A captivating, beautiful, and stunningly accomplished debut novel - the story of a lighthouse keeper and his wife who make one devastating choice that forever changes two worlds.
In 1918, after four harrowing years on the Western Front, Tom Sherbourne returns to Australia to take a job as the lighthouse keeper on remote Janus Rock. To this isolated island, where the supply boat comes only four times a year and shore leaves are granted every other year at best, Tom brings a young, bold, and loving wife, Isabel. Three years later, after two miscarriages and one stillbirth, the grieving Isabel is tending the grave of her newly lost infant when she hears a baby’s cries on the wind. A boat has washed up on shore carrying a dead man and a living baby. Tom, whose records as a lighthouse keeper are meticulous and whose moral principles have withstood a horrific war, wants to report the dead man and the infant immediately. But Isabel has taken the tiny baby to her breast. Against Tom’s judgment, they claim the child as their own and name her Lucy, but a rift begins to grow between them. When Lucy is two, Tom and Isabel return to the mainland and are reminded that there are other people in the world…and one of them is desperate to find her lost baby.
M.L. Stedman’s extraordinarily compelling characters, still trying to make sense of life in the wake of so much death in the war, are imperfect people seeking to find their north star in a world of incomprehensible complexity.
©2012 Grasshill Communications. (P)2012 Audible, Inc.
“M.L. Stedman’s The Light Between Oceans is a beautiful novel about isolation and courage in the face of enormous loss. It gets into your heart stealthily, until you stop hoping the characters will make different choices and find you can only watch, transfixed, as every conceivable choice becomes an impossible one. I couldn’t look away from the page and then I couldn’t see it, through tears. It’s a stunning debut.” (Maile Meloy, author of Both Ways Is the Only Way I Want It)
Light Between Oceans is one of the better audiobooks I have listended to as an audiobooks. The accents were great and transitions were smooth.
My favorite character was Tom because he was the most relatable. A good person carrying the world on his shoulders.
This is a well written book. The story is captivating, but so very sad. I would recommend it to anyone. I am excited to see what Stedman writes next.
I enjoyed the story. The performance was lacking in that while using voice fluctuations for effect, it often went too low, making it difficult to hear, and got frustrating by the end.
Author of "Turned Wrong at Ding Dong."
It was a beautiful story. I enjoyed it twice. After I enjoyed it the first time, I was able to savor the storytelling the second time.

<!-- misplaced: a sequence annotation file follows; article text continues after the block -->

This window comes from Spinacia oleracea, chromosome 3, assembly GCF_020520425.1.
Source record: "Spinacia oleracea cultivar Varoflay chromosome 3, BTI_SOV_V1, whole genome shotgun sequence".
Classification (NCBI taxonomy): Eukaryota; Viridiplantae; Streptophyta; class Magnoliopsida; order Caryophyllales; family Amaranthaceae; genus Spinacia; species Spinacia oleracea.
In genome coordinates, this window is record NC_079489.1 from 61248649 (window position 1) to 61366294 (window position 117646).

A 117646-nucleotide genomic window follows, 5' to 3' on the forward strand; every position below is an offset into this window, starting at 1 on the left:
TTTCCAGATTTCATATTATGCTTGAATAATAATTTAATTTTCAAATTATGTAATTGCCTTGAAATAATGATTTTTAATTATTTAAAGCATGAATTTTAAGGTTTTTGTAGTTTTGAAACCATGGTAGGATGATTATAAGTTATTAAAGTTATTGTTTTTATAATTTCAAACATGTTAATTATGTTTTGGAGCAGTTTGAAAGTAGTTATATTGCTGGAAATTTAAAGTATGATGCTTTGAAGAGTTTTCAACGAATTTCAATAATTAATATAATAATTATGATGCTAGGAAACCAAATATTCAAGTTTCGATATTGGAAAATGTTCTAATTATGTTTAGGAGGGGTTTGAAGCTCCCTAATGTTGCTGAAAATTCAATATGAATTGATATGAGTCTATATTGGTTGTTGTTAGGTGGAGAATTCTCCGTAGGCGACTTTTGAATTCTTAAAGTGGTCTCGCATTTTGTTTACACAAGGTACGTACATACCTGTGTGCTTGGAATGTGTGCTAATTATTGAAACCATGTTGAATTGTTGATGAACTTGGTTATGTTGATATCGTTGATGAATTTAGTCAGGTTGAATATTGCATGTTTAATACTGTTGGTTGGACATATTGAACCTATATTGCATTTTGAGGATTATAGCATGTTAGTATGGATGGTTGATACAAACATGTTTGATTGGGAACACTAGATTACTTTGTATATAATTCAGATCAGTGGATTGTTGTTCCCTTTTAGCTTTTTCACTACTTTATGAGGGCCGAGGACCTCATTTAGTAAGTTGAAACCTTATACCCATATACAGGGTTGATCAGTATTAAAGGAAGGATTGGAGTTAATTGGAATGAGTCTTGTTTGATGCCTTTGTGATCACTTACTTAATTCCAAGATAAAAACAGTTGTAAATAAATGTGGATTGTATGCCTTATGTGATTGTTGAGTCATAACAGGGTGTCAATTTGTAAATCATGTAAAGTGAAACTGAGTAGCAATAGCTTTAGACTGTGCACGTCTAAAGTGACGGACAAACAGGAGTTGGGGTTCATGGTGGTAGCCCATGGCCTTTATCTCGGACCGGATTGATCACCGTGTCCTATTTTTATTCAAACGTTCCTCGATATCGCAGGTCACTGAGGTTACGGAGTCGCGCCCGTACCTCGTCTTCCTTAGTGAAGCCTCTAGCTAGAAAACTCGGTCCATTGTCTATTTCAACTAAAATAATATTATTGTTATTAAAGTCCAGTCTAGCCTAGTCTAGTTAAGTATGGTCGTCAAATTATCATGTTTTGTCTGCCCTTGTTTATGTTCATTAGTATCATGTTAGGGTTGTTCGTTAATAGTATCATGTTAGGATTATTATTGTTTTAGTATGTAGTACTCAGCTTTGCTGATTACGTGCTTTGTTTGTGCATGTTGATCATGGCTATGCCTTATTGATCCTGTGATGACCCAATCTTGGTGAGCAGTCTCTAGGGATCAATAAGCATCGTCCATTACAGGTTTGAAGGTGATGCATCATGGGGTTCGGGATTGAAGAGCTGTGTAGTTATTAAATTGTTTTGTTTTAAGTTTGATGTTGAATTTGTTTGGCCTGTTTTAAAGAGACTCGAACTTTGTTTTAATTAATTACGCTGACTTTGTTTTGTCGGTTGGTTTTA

I've heard a comparison to All the Light We Cannot See, but I didn't enjoy that book, so it doesn't seem like a fair comparison to me.
The narrative was fantastic!
At it's core, this book is about right versus wrong. The way it unfolds is compelling.
I found it very difficult to understand what the narrator is saying--not due to his Australian accent but because he mumbles and doesn't enunciate words. I tried turning up the volume but it didn't help. I only got about three chapters in before I gave up.
. . . just than true to life. it read a lot like a hypothesis: what if an upstanding, strong willed, deeply moral person made the absolute wrong choice . . . there needs to be a reason for that to happen. The author makes a point of describing loss, from all sides but especially as a parent, and each character's understanding of that specific kind of loss. Then she seems to choose one character to act irrational while constraining the others to tolerate--and worse--to justify the irrational behavior. At this point the narrative began to sound more like a lecture about empathy vs morality. The worse part is that she chooses to make all the women act crazy. Every female character displays emotional weakness and it's all based on being or not being a mother. I found this incredibly juvenile. I felt like this was a missed opportunity because I liked the writing and the premise of this story has such a strong truth to it. The characters just seemed to follow direction, like puppets, instead of being fleshed out to perform from their own will.
Not sure I'd recommend. Very sad story with no good ending. Hard to understand because the narrator had a very heavy Australian accent which made it hard to understand to this American listener. Took me a long while to get through because it was so heart wrenching.
The story was very nice. The narration was awful.
No. I could hardly hear him, I had the volume all the way up. His whispering and poor enunciation. I couldn't not run and listen to this book because I was unable to follow the story with any background noise.
This is a beautifully written story of such scope and depth that it completely enchanted me. It was so touchingly powerful that I shall always remember it. I loved the characters and places that described and never wanted it to end.
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